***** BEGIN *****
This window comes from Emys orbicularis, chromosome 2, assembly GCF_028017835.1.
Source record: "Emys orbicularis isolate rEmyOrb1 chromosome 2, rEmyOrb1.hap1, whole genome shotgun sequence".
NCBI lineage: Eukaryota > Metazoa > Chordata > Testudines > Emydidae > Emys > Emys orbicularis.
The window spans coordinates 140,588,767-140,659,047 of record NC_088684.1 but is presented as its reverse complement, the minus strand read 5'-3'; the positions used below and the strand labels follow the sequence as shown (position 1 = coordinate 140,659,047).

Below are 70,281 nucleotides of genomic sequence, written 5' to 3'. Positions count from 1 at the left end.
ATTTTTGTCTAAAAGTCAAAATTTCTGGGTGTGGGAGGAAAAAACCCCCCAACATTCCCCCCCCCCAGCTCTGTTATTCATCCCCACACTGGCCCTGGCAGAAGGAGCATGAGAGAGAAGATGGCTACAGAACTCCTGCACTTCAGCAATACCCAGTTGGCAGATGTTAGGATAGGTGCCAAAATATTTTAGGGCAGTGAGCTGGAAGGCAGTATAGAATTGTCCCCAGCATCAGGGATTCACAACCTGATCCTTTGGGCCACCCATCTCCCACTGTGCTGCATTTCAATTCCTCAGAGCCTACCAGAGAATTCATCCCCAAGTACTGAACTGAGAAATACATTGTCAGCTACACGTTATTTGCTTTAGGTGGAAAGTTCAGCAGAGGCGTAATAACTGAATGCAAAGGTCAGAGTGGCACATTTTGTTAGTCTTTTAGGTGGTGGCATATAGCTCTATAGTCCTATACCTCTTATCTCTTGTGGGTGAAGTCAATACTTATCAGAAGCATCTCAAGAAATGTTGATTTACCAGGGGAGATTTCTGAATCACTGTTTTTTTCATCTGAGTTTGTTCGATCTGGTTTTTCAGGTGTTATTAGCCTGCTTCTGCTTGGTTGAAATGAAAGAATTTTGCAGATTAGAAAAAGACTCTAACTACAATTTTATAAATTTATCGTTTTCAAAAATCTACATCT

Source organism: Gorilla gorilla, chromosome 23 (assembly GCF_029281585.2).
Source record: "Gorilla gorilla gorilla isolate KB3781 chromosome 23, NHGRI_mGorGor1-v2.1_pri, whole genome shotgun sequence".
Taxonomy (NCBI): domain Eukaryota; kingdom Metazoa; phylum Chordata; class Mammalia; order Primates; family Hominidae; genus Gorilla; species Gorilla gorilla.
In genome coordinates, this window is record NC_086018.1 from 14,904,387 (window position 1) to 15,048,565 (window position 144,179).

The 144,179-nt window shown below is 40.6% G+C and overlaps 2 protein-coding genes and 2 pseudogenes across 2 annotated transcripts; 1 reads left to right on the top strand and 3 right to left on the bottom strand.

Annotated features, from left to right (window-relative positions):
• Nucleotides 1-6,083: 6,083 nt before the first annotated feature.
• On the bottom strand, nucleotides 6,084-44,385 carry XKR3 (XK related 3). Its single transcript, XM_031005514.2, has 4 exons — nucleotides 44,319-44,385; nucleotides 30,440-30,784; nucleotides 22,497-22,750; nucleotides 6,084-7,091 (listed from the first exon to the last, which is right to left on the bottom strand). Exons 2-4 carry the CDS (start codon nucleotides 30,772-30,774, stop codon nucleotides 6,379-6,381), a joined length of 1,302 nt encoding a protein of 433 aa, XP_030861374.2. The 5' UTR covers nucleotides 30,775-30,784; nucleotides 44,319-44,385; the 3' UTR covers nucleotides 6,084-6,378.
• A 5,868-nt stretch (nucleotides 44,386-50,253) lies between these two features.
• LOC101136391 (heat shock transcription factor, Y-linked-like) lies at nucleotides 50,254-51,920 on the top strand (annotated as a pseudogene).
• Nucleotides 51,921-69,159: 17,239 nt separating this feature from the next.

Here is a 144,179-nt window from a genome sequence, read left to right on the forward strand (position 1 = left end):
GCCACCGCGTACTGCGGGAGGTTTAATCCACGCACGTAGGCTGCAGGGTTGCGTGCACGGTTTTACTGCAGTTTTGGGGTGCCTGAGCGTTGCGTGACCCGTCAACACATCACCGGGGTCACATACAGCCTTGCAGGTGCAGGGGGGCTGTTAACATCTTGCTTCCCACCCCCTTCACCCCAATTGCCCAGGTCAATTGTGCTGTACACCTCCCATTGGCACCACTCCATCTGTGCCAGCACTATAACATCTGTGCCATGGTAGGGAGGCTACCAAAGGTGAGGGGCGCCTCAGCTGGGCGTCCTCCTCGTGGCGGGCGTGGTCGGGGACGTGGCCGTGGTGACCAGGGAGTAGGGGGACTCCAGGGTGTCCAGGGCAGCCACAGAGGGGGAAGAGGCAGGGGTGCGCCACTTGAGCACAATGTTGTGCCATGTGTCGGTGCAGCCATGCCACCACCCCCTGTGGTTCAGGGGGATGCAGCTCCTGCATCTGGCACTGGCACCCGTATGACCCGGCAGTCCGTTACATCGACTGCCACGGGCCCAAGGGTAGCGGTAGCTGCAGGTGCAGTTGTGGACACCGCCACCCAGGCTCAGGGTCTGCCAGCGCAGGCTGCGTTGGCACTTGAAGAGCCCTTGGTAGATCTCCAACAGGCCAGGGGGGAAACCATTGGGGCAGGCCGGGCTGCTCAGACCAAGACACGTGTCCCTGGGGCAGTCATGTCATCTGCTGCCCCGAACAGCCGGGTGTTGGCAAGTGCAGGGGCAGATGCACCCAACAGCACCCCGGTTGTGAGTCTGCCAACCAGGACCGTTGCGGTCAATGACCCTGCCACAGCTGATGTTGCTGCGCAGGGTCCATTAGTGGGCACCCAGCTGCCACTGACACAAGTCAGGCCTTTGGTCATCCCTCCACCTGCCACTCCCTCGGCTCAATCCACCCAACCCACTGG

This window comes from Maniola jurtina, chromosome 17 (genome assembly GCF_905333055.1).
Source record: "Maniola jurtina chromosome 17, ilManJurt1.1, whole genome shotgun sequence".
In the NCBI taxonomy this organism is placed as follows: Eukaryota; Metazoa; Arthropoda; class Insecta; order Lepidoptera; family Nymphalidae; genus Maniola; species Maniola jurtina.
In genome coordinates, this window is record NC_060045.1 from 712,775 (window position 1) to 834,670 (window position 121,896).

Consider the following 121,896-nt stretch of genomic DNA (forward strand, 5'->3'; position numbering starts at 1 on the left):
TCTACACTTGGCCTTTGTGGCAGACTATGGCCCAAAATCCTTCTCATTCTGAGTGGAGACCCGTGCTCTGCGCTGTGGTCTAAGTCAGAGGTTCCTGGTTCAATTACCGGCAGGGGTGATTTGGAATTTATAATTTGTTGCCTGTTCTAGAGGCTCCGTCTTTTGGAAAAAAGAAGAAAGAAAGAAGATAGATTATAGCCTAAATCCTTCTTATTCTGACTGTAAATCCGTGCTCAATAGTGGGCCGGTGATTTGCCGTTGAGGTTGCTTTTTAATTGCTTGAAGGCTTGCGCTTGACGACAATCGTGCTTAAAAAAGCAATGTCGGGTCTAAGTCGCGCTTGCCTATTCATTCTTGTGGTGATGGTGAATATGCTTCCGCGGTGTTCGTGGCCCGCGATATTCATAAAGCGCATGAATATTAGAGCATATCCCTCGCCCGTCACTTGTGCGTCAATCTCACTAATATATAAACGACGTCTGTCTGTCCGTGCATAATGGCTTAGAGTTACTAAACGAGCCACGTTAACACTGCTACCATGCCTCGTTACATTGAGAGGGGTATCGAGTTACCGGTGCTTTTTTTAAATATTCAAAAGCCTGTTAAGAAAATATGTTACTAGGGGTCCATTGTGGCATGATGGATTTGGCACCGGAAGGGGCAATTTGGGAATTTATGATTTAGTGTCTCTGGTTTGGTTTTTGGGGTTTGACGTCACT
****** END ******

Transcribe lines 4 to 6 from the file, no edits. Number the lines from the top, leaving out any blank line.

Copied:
The window spans coordinates 140,588,767-140,659,047 of record NC_088684.1 but is presented as its reverse complement, the minus strand read 5'-3'; the positions used below and the strand labels follow the sequence as shown (position 1 = coordinate 140,659,047).

Below are 70,281 nucleotides of genomic sequence, written 5' to 3'. Positions count from 1 at the left end.
ATTTTTGTCTAAAAGTCAAAATTTCTGGGTGTGGGAGGAAAAAACCCCCCAACATTCCCCCCCCCCAGCTCTGTTATTCATCCCCACACTGGCCCTGGCAGAAGGAGCATGAGAGAGAAGATGGCTACAGAACTCCTGCACTTCAGCAATACCCAGTTGGCAGATGTTAGGATAGGTGCCAAAATATTTTAGGGCAGTGAGCTGGAAGGCAGTATAGAATTGTCCCCAGCATCAGGGATTCACAACCTGATCCTTTGGGCCACCCATCTCCCACTGTGCTGCATTTCAATTCCTCAGAGCCTACCAGAGAATTCATCCCCAAGTACTGAACTGAGAAATACATTGTCAGCTACACGTTATTTGCTTTAGGTGGAAAGTTCAGCAGAGGCGTAATAACTGAATGCAAAGGTCAGAGTGGCACATTTTGTTAGTCTTTTAGGTGGTGGCATATAGCTCTATAGTCCTATACCTCTTATCTCTTGTGGGTGAAGTCAATACTTATCAGAAGCATCTCAAGAAATGTTGATTTACCAGGGGAGATTTCTGAATCACTGTTTTTTTCATCTGAGTTTGTTCGATCTGGTTTTTCAGGTGTTATTAGCCTGCTTCTGCTTGGTTGAAATGAAAGAATTTTGCAGATTAGAAAAAGACTCTAACTACAATTTTATAAATTTATCGTTTTCAAAAATCTACATCT